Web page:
Correcting Vitamin D Deficiency: Do we try hard enough?

Vitamin D deficiency and Dosing Regimens

vitamin D

Vitamin D deficiency is common. Given that there may be some role between hair growth and vitamin D signaling inside cells, the current view is to ensure that vitamin D levels are adequate. This remains controversial from the perspective of hair loss because simply taking vitamin D tablets is not going to promote hair growth for most. Nevertheless, having low vitamin D levels could impair hair function, at least theoretically. 


Vitamin D: The 30/75 Target Number

To monitor vitamin D levels, we don't actually measure vitamin D, we measure 25 hydroxy-vitamin D (sometimes simply referred to as 25 OH D). It's important to maintain 25 hydroxy-vitamin D levels above 30 ng/mL which translates to 75 mol/L. Some countries like the United States use ng/mL as their base measure and other countries (such as Canada) use mol/L. It's important to take note of these units.  These numbers of 30/75 come from recommendations of the World Health Organization and others:

Vitamin D Deficiency is 25 OH D levels less than 20 ng/mL (50 nmol/L)

Vitamin D Insufficiency is 25 OH D levels less than 30 ng/mL (75 mol/L)


Vitamin D2 and Vitamin D3

To complicate matters slightly, there are two common forms of vitamin D supplements that can be taken. Vitamin D3, known as cholecalciferol, is the most common and available in doses of 400, 800, 1000, 2000 IU at most pharmacies and grocery stores. It is not typically available on prescription. High doses of vitamin D are available through use of vitamin  D2, which is called ergocalciferol.  It is the only form of vitamin D typically available by prescription. Vitamin D2 is available in 50,000 IU pills which makes higher dosing easier and for this reason it's the typical form using for individuals trying to correct vitamin D deficiency.  In general, vitamin D3 (cholecalciferol) is thought to be more bioavailable than vitamin D2. 


Vitamin D toxicity: A Healthy Respect

We need to respect all supplements since any supplement has the potential to be toxic.  Large doses of vitamin D can cause calcium balance to go out of whack, leading to hyperalcemia. For vitamin D3, doses up to 10,000 IU daily are generally viewed to be quite safe for most individuals. For vitamin D2 mega-doses of 50,000 IU weekly (not daily), there is good safety when taken for short periods of time.  studies have shown that individuals who mistakingly take vitamin D2 daily instead of weekly or monthly, can develop serious side effects. In other words, if anyone is going to take vitamin D, they need to know if they are taking vitamin D3 or vitamin D2 and focus on whether they are supposed to be taking it daily or weekly or monthly.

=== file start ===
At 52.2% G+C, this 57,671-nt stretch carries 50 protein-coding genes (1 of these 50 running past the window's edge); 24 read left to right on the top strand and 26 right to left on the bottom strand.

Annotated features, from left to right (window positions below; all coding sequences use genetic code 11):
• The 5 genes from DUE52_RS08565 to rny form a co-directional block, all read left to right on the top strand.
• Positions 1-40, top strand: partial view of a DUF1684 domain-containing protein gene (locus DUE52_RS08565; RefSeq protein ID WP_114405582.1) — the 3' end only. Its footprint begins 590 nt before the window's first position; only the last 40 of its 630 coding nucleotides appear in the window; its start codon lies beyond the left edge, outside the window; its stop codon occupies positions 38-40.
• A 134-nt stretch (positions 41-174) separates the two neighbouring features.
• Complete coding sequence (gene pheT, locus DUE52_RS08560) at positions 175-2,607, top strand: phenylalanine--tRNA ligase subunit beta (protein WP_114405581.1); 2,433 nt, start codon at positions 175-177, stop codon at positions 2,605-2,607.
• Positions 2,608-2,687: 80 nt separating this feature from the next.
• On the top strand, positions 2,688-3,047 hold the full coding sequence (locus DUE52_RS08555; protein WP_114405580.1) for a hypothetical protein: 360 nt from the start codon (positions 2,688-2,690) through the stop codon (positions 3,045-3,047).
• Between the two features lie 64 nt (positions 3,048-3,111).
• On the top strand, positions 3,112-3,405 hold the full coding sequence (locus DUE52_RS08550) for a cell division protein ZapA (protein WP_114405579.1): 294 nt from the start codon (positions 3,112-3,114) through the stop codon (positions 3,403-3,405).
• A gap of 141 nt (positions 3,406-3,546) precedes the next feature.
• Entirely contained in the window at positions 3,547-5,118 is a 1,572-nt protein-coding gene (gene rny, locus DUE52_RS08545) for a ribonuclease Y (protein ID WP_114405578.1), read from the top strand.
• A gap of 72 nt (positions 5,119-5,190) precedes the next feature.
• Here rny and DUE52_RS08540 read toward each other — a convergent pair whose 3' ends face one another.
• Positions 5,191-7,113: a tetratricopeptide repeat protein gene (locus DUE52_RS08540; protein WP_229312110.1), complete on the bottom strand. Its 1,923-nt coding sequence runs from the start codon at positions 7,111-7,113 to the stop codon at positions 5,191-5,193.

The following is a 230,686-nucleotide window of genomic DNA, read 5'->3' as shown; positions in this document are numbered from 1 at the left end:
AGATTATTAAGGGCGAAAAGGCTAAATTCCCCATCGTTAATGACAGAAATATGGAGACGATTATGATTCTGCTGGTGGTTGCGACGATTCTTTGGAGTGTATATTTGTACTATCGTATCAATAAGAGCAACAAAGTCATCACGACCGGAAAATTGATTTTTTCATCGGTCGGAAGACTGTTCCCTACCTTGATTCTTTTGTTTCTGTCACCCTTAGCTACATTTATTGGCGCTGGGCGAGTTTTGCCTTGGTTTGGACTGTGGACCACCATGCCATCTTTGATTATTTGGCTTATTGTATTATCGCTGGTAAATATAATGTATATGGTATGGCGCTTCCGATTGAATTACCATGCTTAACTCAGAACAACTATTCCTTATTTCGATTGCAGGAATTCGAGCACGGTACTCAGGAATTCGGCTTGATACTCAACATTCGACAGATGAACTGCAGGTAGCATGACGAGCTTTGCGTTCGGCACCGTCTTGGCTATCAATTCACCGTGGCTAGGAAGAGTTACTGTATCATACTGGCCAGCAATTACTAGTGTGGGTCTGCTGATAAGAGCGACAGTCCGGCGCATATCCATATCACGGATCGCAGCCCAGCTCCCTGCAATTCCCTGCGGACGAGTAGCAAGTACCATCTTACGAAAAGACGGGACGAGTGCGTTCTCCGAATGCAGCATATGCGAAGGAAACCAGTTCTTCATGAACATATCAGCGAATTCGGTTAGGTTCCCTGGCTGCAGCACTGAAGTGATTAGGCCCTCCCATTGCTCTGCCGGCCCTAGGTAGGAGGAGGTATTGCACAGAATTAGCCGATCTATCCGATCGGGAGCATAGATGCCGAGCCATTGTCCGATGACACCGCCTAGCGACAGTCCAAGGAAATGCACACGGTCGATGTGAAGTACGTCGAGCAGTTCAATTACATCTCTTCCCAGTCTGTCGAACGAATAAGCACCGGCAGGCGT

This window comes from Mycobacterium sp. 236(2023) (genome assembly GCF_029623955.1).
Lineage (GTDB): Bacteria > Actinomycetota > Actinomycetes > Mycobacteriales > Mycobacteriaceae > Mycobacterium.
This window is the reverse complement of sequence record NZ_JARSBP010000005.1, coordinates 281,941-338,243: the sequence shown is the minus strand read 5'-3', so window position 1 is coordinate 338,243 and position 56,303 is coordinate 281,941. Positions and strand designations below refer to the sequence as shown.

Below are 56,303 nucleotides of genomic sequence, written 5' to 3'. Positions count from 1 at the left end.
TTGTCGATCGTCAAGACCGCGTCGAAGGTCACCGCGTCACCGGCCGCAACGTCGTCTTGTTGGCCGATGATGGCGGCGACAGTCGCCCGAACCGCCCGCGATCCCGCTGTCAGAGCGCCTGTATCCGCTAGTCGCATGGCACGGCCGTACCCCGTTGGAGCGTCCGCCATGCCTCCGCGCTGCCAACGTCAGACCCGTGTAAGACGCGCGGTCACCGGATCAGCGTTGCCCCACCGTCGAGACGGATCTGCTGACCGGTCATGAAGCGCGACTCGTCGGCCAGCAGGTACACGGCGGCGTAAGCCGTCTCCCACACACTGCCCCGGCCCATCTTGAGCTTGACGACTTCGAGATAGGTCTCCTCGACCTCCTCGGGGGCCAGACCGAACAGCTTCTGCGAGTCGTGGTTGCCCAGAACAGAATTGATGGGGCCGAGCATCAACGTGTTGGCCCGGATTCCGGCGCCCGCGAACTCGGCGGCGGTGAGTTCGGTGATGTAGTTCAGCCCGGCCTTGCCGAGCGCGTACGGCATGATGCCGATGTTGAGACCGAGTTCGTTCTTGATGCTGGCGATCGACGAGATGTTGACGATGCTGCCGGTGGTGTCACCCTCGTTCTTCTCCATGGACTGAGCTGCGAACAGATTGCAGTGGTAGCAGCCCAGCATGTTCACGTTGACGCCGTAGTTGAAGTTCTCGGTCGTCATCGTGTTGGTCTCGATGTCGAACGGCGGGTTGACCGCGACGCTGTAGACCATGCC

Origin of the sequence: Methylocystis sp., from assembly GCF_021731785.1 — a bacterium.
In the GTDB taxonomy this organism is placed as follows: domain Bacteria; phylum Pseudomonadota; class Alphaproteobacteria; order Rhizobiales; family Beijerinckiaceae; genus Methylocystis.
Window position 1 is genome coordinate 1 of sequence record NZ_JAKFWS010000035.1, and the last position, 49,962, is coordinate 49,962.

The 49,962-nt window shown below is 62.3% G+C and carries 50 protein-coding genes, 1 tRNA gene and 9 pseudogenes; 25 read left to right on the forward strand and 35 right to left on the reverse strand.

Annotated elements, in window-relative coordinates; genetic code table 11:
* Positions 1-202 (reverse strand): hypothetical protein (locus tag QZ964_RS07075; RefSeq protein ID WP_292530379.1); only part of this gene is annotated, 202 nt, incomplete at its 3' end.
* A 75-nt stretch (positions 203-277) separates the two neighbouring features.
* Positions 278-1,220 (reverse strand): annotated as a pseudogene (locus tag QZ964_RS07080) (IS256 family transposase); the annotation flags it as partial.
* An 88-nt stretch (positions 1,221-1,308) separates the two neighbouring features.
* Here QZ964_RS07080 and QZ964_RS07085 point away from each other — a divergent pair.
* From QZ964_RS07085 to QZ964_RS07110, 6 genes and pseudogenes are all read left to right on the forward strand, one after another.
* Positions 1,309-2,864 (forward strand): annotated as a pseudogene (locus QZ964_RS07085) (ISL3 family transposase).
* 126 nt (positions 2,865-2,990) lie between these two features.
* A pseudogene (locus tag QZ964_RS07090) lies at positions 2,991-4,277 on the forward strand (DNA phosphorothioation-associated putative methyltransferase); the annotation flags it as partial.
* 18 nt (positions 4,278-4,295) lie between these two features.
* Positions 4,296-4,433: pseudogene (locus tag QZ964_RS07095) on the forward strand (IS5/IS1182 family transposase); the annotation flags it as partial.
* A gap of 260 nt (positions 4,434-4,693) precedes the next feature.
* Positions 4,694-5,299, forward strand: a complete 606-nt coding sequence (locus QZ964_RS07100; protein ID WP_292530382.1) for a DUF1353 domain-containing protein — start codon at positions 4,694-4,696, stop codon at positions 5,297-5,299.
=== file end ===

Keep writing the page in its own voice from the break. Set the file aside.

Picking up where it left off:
Individuals with chronic medical conditions, including osteoporosis, diabetes, kidney disease and women who are pregnant may need to follow other doses recommendations than listed here. 


Correcting vitamin D deficiency: Are we taking enough?

There is a great deal of focus on the dose of vitamin D we should be taking. Depending on one's age and risk for various diseases, this may range from 400 IU daily to 2000 IU daily. But these numbers are generally for individuals who have normal levels and are trying to maintain them. The question then arises: What type of dosing is appropriate is someone  is trying to simply get their levels up to a normal range?

There are a variety of different dosing schedules. For individuals with mild vitamin D insufficiency, I typically recommend 3000-4000 IU daily for a period of 6 months and retesting the 25 OH D levels down the road.  For individuals who  have more marked deficiency, I generally follow standard protocols, and prescribe vitamin D2 in many cases:



Vit D2 50,000 IU weekly for 12 weeks then once monthly for 3-5 months 


Vit D2 50,000 IU weekly for 4-8 weeks then once monthly for 2-4 months


In patients who don't respond adequately to the above regime, 50,000 IU of vitamin D2 used three times weekly for 6 weeks may be advised. 

Studies have shown that for most people a total dose of 600,000 IU is needed over a 6 month period to help get vitamin D levels up high enough.  For patients with vitamin D deficiency, I generally recommend retesting at the 6 month mark. 



If one has vitamin D "deficiency" or "insufficiency", taking the standard vitamin D3 doses of 400 IU or 1000 IU that are available in pharmacies is not usually enough to correct the vitamin D deficiency. It's enough to keep levels normal once they are normal, but it's not enough to get levels up to a normal range. One needs slightly different doses for shorter periods of time to bring the vitamin D levels up. 





Dr. Jeff Donovan is a Canadian and US board certified dermatologist specializing exclusively in hair loss. To schedule a consultation, please call the Whistler office at 604.283.1887

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